I am doing some experimentation on neural networks, and for that I am trying to program a plain OCR task. I have learned CNNs are the best choice ,but for the time being and due to my inexperience, I wanna go step by step and start with feedforward nets.

So my training data is a set of roughly 400 16*16 images extracted from a script that draws every alphabet char in a tiny image for a small set of fonts registered in my computer.

Then the test data set is extracted from the same procedure, but for all fonts in my computer.

Well, results are quite bad. Get an accuracy of aprox. 45-50%, which is very poor... but that's not my question.

The point is that I can't get the MSE below 0.0049, no matter what hidden layer distribution I apply to the net. I have tried with several architectures and all comes down to this figure. Does that mean the net cannot learn any further given the data?

This MSE value however throws this poor results too.

I am using Tensorflow API directly, no keras or estimators and for a list of 62 recognizable characters these are examples of the architectures I have used: [256,1860,62] [256,130,62] [256,256, 128 ,62] [256,3600,62] ....

But never get the MSE below 0.0049, and still results are not over 50%.

Any hints are greatly appreciated.

  • $\begingroup$ actually it's not only about architecture, how about your learning rate value? have you try to tune it? how about the number of your training epoch? $\endgroup$ – malioboro Mar 4 '19 at 22:23
  • $\begingroup$ 400 training examples is quite a small number, I think, in order to solve this task. You will need thousands of pictures in order to achieve good results, I guess. $\endgroup$ – nbro Mar 5 '19 at 10:04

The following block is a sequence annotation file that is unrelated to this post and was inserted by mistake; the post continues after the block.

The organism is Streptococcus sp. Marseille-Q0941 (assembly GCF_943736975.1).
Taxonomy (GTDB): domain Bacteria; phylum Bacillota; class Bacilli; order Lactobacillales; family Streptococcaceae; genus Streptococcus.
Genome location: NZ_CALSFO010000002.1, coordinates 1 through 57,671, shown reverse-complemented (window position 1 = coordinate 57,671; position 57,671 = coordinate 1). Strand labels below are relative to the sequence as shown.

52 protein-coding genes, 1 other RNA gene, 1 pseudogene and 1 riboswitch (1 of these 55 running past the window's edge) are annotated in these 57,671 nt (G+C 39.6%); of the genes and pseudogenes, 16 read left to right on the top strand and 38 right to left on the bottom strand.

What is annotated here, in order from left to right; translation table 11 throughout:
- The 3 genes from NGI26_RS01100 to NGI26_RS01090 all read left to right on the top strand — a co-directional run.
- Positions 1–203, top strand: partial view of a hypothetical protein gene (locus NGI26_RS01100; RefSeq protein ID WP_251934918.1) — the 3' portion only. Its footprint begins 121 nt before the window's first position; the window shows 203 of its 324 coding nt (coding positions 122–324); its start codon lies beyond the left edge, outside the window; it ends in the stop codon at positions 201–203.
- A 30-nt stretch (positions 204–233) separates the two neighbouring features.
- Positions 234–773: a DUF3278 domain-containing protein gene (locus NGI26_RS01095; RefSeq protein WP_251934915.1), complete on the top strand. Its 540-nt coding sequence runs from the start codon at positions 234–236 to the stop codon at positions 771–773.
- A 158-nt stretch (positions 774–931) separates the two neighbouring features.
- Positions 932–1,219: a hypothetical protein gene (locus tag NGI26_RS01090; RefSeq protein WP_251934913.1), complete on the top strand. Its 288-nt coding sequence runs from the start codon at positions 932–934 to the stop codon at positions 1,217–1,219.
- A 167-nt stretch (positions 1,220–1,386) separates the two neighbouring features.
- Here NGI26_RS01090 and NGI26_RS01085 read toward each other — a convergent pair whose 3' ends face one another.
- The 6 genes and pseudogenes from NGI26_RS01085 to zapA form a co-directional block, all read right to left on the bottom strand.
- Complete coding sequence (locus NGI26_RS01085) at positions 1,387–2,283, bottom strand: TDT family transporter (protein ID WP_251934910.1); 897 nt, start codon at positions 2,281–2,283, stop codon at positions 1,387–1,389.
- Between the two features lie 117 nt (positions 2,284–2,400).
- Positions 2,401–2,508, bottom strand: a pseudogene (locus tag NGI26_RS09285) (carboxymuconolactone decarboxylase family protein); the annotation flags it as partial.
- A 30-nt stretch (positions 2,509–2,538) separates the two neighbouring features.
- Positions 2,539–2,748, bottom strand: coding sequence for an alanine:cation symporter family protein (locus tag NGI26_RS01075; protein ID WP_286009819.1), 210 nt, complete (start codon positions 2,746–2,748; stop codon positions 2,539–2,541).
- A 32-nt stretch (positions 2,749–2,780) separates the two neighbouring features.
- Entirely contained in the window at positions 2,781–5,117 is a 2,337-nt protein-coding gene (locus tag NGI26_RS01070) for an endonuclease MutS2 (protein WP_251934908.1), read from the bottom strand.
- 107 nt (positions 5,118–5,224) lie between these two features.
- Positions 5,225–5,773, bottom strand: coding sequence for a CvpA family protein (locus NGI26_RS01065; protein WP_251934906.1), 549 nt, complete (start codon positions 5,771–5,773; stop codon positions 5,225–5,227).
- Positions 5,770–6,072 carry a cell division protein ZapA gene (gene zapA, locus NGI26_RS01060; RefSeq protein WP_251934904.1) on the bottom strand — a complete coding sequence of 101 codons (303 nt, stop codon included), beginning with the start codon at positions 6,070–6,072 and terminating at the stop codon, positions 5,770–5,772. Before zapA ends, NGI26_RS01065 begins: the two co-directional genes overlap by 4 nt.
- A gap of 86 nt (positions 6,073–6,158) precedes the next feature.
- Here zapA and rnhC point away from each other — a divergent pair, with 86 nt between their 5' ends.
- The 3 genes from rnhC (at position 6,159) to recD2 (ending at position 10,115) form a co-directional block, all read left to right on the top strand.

• $\begingroup$ How many categories do you have? Is it 26? $\endgroup$ – user9947 Mar 5 '19 at 10:33
  • $\begingroup$ No 62. The output of the net is a one-hot array, each position corresponding to a different character to recognize $\endgroup$ – Chal.lo Mar 6 '19 at 7:44
  • $\begingroup$ I would recommend using a larger dataset. The MNIST or EMNIST datasets are great for training OCRs. Also, how many generations are you training your network for. $\endgroup$ – Sean Mabli Mar 24 at 17:18

If you are serious about OCR systems and not just trying to learn CNN, start with a known good OSS product like tesseract. OCR some 1200 DPI grayscale documents, reverse engineer it to some degree so that you understand the design, join the development team, and pick up a ticket or two. Once you get into pull requests for a real system that is in constant use for a while, you will be an expert. Starting from scratch would make sense after you are an expert.


So the training data is a small number of examples (400) drawn from a small set of fonts, and the test data is a much larger dataset drawn from a much larger set of fonts and is therefore much more variable than the training data. Two issues here are the small training data size and the difference in distributions between the training and test data. I would try the following:

  • Instead of defining your own architecture, try some of the pretrained architectures available in Keras such as ResNet50 or VGG16. You can start them either with random weights or imagenet weights. Remove the top layer and put your own layers on. You can also selectively unfreeze layers and see if that makes any difference.
  • To deal with the issues I mention above, use data augmentation to introduce variability into the training set.

You also have not mentioned in the post how you decide to stop training the network. In case the network is overfitting, you could try finishing training earlier.


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